These are apps being used. The transformation from the processor to the solutions and services company that we are and you can see as more merchants get on the Clover platform and use a growing library of apps, that retention will change. We already see the signs. We see the signs of us being a multiproduct solution and services company changing the relationship between us and our clients. I speak regularly to small and medium-sized business owners who embrace this application and series of applications. But it is not all about Clover. We are working like I say on multi-prongs, simplified pricing, signing up merchants through digital channels, improved client service; we will be maniacal on that and interoperability of our solutions and bundled pricing, a complete shift from the First Data people knew 2.5 years ago.
For us there are no unknowns in this space. There are multiple items we are working on. We've got a world-class team working on it. We treat SMB as a business that is mandatory to win in and now it is about execution for us. When I think about the international franchise, we talked about Brazil and I would like you to think about Brazil and I would like you to think about us in the following way. Like Clover, like STAR, like Large Client, in all cases it proves if we get behind an initiative we deliver. We fundamentally had no merchants a year ago and today we have 40,000 in Brazil, a complete transformation.
Now I understand Brazil is a challenged economy but we will grow there and it is a large payment environment that we should be in. I think the large point is when we talk about getting something done and we put our time and project management and systems expertise and management expertise against it, we can deliver and in scale. And in Europe, we see large growth also. The U.K. direct business saw its merchant count grow nearly 20% in 2015. So when we looked at the fourth quarter and we looked at the year, we think very, very much about positive operating leverage.
We believe positive operating leverage will be a mantra for the long-term for this company and I would ask you to look at what has happened in margin expansion in the last three quarters of this year with the fourth-quarter showing 200 basis points of margin expansion. This was a direct relationship to what we talked about in May when we said we would have an expense management initiative. And I do recall many time saying to people we had to fix many of the fundamentals in this business before we could get at the expenses and many times I was encountered with the question around platform and I would come back to everybody and say we can fix technology but our site locations are a strategic disadvantage.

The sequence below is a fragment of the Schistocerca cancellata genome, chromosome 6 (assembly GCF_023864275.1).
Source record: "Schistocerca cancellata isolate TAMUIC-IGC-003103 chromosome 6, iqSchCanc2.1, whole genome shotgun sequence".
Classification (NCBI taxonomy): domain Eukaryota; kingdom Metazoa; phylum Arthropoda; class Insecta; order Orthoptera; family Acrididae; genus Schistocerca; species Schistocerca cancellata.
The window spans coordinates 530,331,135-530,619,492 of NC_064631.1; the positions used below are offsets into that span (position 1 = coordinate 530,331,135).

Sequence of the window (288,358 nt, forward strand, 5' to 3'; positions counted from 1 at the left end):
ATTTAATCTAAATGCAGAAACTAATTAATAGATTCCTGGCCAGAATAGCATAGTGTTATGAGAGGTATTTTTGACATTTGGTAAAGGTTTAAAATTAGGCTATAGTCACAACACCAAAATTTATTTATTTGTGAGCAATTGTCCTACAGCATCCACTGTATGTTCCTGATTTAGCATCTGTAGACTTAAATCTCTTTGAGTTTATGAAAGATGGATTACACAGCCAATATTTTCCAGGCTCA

The lack of integrating acquisitions physically and culturally were hurting this company. This year we closed over 15 sites, Corpus Christi, Maitland Florida, Moorpark, California we are going to stay at it. And you will see us modernize our facilities and also densify our facilities and have a lot less real estate. We have moved over 1000 jobs in this process and affected a much greater number. In many cases, we have eliminated jobs. We have moved them to more strategic hubs to increase productivity and in fact we have also moved jobs offshore and we have increased our India footprint by 35% or about 200 FTEs and you should expect us to do that in a way that works both for our clients and for ourselves going forward.
These actions are designed to rationalize our real estate and workforce footprint and we expect this to continue to yield results in the coming quarters. We are very, very focused on the expense management that was there to be got in this company but we couldn't get at when we first got here because we needed to delight our clients, we needed to build our relationships, we had to invest in our business and now we are rationalizing the expense base to a place that we all know well how to do. Our strategic sourcing decisions also yielded results and we count on them to do more. We will continue to generate strong positive operating leverage through strong expense management.